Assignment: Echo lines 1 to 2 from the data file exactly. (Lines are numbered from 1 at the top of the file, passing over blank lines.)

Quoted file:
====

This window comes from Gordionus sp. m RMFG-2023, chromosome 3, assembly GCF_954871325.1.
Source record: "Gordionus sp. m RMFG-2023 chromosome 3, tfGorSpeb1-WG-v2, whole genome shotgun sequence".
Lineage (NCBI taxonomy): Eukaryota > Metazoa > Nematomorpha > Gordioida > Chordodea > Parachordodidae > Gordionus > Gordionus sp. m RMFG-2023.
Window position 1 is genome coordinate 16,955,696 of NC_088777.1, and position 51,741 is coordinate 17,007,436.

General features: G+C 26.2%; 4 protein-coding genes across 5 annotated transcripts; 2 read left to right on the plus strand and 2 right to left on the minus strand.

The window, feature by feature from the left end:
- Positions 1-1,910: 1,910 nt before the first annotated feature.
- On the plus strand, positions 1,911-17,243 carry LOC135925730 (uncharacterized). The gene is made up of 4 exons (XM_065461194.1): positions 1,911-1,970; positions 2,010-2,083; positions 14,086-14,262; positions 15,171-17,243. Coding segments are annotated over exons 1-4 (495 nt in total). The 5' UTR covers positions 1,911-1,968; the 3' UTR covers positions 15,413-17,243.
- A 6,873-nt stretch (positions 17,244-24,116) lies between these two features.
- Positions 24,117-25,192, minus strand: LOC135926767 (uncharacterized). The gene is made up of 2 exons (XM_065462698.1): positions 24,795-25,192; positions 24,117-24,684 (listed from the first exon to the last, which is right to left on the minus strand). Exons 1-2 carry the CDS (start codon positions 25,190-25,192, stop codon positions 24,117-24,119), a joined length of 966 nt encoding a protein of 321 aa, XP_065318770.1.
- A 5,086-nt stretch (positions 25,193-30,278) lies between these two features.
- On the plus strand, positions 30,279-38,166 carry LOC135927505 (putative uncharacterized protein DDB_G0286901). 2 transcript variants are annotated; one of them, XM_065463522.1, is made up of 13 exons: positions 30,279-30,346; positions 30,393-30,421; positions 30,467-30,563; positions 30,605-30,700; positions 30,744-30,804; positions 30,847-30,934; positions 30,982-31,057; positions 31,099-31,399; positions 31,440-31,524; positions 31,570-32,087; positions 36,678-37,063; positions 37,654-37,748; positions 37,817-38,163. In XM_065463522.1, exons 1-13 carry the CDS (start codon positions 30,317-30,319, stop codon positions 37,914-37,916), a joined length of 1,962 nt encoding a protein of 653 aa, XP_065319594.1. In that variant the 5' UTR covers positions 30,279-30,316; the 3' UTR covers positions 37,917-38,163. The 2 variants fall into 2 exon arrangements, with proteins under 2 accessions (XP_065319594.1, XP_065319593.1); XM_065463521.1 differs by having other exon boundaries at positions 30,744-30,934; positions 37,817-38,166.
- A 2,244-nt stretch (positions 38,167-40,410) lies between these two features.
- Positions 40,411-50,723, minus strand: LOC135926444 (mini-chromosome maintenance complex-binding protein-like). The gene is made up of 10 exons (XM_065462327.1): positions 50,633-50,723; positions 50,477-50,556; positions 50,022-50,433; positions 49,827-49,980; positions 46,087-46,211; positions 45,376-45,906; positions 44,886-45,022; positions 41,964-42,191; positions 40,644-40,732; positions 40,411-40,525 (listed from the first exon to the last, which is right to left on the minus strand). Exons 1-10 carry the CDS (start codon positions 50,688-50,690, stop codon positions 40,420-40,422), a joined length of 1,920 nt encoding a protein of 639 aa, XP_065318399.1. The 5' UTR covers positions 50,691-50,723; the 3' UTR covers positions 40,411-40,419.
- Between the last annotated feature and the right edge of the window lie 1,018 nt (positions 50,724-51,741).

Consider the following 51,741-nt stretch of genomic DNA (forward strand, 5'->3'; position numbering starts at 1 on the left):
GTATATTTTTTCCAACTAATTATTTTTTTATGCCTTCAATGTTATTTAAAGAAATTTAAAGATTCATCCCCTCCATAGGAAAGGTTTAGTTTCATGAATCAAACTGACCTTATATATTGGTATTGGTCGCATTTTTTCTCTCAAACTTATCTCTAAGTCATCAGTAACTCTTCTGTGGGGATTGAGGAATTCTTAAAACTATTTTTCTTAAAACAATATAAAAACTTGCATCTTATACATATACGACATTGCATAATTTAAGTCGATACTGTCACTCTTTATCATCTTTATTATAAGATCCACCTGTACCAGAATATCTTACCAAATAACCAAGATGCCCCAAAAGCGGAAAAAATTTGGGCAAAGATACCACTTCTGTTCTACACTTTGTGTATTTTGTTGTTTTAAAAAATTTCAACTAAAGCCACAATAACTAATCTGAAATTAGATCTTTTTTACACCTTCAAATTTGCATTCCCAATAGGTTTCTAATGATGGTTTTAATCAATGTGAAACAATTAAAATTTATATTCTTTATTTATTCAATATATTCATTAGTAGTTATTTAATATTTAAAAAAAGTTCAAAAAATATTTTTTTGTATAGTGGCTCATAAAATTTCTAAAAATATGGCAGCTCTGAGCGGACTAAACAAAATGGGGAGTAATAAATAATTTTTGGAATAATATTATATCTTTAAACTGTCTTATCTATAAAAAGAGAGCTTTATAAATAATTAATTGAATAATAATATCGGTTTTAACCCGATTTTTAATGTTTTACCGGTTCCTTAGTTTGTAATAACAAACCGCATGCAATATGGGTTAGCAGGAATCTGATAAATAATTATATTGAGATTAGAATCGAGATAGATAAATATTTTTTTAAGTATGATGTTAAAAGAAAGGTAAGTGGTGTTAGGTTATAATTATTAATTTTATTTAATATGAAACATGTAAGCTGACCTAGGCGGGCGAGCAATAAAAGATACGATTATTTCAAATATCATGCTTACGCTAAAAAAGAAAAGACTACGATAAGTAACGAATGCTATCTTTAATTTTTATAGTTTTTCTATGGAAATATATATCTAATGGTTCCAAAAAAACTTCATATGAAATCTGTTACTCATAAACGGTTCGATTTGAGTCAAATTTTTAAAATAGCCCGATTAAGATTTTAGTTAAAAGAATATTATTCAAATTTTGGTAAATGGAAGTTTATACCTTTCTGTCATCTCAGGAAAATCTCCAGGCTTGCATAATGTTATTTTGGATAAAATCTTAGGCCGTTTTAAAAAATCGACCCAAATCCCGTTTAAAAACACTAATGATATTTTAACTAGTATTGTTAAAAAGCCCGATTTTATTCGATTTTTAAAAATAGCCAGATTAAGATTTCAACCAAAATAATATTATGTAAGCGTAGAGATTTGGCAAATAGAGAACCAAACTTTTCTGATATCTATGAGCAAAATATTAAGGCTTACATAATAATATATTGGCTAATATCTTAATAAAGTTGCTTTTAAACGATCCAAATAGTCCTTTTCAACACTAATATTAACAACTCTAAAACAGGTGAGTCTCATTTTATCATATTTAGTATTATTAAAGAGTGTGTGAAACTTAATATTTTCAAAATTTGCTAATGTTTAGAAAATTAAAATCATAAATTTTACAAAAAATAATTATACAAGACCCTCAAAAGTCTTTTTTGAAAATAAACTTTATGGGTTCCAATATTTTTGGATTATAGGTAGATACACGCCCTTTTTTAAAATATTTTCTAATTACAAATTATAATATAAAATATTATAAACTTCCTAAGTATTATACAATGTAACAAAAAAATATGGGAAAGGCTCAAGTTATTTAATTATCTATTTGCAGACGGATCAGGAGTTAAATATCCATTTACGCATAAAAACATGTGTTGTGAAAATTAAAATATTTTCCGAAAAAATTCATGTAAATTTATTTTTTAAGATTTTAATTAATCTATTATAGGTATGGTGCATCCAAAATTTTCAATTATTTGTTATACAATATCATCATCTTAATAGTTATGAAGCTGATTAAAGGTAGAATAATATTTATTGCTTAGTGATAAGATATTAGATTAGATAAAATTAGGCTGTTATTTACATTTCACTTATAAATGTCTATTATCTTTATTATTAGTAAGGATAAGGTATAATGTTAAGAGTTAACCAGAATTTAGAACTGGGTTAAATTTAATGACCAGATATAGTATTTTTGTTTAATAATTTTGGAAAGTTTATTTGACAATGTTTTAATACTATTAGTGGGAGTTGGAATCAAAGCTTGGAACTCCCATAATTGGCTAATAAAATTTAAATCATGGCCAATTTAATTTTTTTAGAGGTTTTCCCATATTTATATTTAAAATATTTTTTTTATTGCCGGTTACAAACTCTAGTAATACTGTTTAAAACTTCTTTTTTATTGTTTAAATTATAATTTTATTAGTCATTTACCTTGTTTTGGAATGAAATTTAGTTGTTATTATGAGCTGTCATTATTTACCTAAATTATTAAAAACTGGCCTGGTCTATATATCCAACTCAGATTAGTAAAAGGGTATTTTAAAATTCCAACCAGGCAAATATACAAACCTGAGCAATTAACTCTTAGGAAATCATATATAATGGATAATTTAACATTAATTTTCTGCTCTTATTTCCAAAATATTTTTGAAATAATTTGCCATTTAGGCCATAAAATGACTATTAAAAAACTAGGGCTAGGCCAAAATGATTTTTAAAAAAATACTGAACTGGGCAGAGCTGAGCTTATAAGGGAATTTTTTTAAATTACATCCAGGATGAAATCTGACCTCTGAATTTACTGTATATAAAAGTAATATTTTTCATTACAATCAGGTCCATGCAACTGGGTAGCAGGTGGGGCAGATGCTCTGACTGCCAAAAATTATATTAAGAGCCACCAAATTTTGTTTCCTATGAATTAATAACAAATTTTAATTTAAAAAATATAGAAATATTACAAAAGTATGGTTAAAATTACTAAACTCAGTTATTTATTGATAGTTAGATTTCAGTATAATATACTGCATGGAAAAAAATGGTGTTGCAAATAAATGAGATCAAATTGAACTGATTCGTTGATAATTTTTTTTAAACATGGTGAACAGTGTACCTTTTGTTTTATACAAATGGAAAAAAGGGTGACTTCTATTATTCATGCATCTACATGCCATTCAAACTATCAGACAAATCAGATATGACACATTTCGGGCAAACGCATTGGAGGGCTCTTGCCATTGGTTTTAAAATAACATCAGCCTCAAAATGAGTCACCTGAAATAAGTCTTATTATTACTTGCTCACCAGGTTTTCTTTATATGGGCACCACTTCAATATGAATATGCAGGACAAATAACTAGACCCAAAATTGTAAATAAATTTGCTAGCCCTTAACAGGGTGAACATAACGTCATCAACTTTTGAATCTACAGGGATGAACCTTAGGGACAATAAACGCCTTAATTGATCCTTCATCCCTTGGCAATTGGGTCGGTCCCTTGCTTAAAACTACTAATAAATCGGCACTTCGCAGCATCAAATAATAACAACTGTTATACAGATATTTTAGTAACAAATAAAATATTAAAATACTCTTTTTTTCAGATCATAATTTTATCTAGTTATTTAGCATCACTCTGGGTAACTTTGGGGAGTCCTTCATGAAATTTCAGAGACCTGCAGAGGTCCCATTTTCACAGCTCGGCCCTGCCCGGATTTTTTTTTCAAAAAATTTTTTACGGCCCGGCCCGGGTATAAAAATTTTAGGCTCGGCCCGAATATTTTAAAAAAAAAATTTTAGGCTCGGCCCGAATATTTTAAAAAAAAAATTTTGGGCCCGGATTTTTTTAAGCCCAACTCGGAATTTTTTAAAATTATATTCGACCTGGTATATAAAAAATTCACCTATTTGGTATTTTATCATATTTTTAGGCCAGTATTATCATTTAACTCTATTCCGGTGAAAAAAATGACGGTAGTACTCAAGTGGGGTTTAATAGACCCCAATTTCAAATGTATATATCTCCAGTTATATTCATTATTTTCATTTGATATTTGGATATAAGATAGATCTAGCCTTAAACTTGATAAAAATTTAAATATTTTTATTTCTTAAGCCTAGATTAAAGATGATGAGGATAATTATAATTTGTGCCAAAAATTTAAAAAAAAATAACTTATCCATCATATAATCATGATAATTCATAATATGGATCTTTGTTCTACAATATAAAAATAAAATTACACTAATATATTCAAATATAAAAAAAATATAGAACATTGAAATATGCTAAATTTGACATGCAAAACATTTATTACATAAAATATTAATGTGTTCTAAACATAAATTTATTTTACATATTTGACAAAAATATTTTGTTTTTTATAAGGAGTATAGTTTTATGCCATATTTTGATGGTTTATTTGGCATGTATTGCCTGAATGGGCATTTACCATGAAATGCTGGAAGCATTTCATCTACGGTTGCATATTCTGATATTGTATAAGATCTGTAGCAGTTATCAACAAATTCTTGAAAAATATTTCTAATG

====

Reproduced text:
This window comes from Gordionus sp. m RMFG-2023, chromosome 3, assembly GCF_954871325.1.
Source record: "Gordionus sp. m RMFG-2023 chromosome 3, tfGorSpeb1-WG-v2, whole genome shotgun sequence".